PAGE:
Why Division III Softball Is Thriving On Academic & Athletic Excellence

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Mark Allister is the author of Women’s College Softball on the Rise: A Season Inside the Game. He will be writing on DIII softball this spring, and would welcome story ideas and comments at allister@stolaf.edu

Head Coach Ashley Cozart arrived at North Alabama in 2013. Inheriting a team with little prior success, she coached UNA to five DII tournament berths in her five seasons, which in 2016 included the program's first national championship. A strong DII program but hardly a dynasty, UNA in 2019 moved to DI, went 26-20, finished fourth in the ASUN conference, and finished the year #104 in the college RPI rankings. A program in its first year playing DI finished, in the RPI, ahead of 193 teams!


A similar story, though at the DIII level, played out for the University of Texas at Tyler. Head Coach Mike Reed began the program there in 2005 and quickly made UT Tyler into a national powerhouse who routinely made the DIII College World Series. 


Scheduled to move up in 2020 from DIII to DII, UT Tyler was ineligible for DIII post-season play in 2019, and so they played a mixed schedule that included some games against DII opponents. 

One of those opponents was 2019 DII National Champions Augustana University, who UT Tyler defeated 7-6.

Reed suggests that top DIII teams get players who have DII and small DI offers, but whether for the fit or the education or the location, they made the decision to come to a DIII school. In women’s softball especially, Reed says he sees women opting for a better educational fit.

He believes the common thread among top programs at all levels of play is the support they receive from their institutions and that the coaches and players have, over time, created an excellent culture that leads to winning. 

“When recruits can see the quality in their housing, their workout facility, and their field,” Reed says, “they recognize commitment.” After creating a powerhouse at UT Tyler, Reed also had one more thing to promote: postseason opportunity.


“We use in our recruiting our history of championship experience, that we have the resources and the culture to compete for championships. I tell recruits that our tradition means you will have the opportunity to be on a roster to compete for a national championship, just like those top ten DI schools that you can always think of who will compete for the championship.”

Central College in Pella, Iowa is one of those programs that compete for championships. Head coach George Wares, the winningest softball coach in DIII history, has led the program in his thirty-five seasons to thirty NCAA tournament berths, including national championships in 1988, 1991, 1993, and 2003.


“At Central,” Wares says. “We’ve had tremendous support from our administration for the DIII athlete. It’s not just about a Title IX requirement. The administration wants female athletes to succeed. For softball, we have really good attendance, and some great rivalries, and the community and student body support us. When the game starts, it’s a big-time atmosphere in a small-time environment. We sell this as an ‘Oh Wow’ experience.”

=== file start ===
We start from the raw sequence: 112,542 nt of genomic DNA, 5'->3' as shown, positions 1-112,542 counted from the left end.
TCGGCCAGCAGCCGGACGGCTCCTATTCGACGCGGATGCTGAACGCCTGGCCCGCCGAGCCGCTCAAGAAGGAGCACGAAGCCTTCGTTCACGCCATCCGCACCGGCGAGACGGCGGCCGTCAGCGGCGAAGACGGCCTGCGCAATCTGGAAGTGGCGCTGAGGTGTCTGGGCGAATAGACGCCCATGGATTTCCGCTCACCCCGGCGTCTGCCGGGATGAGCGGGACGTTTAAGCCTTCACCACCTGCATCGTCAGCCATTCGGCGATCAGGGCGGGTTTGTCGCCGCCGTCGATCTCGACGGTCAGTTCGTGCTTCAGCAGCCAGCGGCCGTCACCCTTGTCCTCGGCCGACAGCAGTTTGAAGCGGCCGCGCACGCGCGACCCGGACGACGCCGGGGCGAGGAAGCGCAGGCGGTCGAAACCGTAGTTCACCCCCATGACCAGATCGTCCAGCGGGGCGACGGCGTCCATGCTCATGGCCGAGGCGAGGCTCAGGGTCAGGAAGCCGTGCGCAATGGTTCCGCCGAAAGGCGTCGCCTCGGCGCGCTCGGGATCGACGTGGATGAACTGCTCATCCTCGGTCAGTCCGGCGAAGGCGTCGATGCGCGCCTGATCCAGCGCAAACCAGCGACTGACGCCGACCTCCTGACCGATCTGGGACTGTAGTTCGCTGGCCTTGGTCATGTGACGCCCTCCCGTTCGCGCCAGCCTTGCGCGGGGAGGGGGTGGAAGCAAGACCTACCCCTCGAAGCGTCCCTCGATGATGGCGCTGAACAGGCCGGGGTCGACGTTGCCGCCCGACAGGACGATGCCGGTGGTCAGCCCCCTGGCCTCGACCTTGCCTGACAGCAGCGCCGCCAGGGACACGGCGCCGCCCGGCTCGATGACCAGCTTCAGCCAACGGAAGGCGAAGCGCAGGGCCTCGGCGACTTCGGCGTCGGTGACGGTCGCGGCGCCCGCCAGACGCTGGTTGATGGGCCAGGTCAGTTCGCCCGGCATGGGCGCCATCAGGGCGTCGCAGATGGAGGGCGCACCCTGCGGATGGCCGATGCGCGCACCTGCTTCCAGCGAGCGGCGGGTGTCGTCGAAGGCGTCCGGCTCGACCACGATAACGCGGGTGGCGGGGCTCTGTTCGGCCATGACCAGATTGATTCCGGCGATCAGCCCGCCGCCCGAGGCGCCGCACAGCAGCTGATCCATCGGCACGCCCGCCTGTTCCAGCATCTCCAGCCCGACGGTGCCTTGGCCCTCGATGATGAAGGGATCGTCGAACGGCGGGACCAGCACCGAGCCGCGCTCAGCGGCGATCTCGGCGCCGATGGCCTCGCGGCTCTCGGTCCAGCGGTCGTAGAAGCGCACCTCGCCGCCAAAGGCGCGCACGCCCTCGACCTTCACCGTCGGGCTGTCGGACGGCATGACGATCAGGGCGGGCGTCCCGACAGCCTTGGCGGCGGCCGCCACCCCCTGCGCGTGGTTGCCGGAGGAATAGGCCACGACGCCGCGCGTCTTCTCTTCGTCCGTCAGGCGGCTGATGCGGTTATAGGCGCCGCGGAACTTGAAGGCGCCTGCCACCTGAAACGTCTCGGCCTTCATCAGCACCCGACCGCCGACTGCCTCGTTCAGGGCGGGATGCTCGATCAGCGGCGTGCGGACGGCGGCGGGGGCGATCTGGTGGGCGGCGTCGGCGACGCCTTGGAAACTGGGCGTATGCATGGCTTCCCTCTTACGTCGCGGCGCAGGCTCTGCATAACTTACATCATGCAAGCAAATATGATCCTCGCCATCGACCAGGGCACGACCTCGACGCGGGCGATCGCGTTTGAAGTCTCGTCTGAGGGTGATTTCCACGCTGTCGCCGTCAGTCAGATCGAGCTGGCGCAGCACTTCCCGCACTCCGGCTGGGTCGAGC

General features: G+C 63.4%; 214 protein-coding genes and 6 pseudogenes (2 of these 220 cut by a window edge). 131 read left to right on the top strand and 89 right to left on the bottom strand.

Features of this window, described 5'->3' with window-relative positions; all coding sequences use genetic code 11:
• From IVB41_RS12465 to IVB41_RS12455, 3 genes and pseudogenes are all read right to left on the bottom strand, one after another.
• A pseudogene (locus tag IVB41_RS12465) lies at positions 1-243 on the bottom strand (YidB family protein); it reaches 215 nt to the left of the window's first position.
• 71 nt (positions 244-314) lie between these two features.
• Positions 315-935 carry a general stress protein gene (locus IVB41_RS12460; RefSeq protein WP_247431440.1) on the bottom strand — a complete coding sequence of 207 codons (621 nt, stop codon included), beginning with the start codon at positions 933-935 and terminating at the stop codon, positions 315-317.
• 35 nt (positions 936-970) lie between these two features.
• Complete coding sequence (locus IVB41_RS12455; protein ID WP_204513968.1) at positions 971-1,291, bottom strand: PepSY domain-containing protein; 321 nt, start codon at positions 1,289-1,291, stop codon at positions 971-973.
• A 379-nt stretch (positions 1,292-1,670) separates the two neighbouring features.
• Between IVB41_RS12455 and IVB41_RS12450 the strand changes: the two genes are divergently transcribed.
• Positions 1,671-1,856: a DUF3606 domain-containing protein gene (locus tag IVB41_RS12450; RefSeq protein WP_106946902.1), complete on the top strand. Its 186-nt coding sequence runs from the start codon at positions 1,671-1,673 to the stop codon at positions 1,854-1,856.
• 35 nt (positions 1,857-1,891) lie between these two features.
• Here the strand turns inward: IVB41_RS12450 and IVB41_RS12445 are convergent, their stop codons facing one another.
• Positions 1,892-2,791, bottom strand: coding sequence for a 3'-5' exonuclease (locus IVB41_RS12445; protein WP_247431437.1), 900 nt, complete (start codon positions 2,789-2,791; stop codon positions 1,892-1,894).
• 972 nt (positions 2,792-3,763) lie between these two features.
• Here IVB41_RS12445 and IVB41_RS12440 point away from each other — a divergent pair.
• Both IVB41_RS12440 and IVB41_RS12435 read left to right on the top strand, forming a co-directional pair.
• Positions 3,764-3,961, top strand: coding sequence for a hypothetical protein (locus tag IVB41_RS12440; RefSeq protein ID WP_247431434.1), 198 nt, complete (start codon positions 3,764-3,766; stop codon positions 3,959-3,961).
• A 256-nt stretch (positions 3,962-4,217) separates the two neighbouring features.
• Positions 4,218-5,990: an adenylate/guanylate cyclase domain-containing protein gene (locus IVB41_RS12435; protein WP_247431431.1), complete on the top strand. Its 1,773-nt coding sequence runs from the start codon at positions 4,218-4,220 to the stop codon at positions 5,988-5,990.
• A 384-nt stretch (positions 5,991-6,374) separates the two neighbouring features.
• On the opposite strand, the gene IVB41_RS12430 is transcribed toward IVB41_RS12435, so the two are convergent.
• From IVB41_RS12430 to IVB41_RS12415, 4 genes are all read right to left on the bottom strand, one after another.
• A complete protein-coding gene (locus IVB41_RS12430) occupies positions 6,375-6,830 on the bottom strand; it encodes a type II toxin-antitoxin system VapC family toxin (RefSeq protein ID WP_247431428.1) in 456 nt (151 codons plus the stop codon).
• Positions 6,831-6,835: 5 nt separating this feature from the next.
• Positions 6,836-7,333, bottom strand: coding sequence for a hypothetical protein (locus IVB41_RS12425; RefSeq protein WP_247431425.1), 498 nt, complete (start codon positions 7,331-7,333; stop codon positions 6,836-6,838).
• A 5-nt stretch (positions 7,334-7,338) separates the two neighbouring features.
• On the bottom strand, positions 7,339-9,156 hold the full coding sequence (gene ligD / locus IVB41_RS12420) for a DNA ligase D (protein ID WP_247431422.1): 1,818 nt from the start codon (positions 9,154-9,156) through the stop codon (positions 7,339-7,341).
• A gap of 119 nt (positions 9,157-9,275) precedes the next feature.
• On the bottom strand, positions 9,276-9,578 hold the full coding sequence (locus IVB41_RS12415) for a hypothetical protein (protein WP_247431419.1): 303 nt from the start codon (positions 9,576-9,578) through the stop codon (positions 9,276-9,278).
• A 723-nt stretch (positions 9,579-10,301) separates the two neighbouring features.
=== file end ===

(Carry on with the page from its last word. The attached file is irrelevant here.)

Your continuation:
“There are some really great DI programs,” Wares maintains. 

“But there are others who aren’t, and the same is true for DII and DIII. What I do at Central is very similar to what someone like Carol Hutchins does at Michigan, though she’s competing for a national championship at a visible level to casual fans.”

- George Wares, Central College

Colleen Powers was a star player at the University of Minnesota a decade ago, then moved through the coaching ranks as an assistant at both the DI and DII levels. Since 2013 she has been the head coach at St. Catherine University in St. Paul, Minnesota, engineering a remarkable rise in their competitiveness. St. Kate’s, as it’s known, qualified for the NCAA tournament in 2016 and 2017, getting to the championship round in that final year. Powers knows from personal experience the differences and similarities between divisions. 


“The biggest differences,” Powers says, “happen from rulebook to rulebook (scholarship, season timeline/practice hours, number of competitions, recruiting rules, etc.), within a budget structure, and with respect to exposure in the media.”

But like Reed or Wares, Powers believes that excellent softball programs across the divisions are more alike than different in the ways that they develop character and talent in the players.

“Elite programs at any level have intention behind what they do. They're organized when it comes to developing skill, technique, strategy, and toughness. They're consistent, clear, and honest when communicating standards, priorities, and expectations. Competitively, they emphasize process (while also explaining in detail what this looks like) and character (both moral and performance) over the results because champions are made from the inside out.”

- Colleen Powers, St. Catherine

If you don’t have a local DI team or you’re used to watching softball only on television, maybe check out a nearby team this spring, no matter the division they play in, and go watch them in person. 

There’s nothing quite like being up close, observing interactions between players and coaches and hearing the funny cheers coming from the dugouts. The players’ skills, talent, and competitiveness might surprise you. And supporting them in their endeavors to be better softball players and stronger women is as satisfying as it is important.

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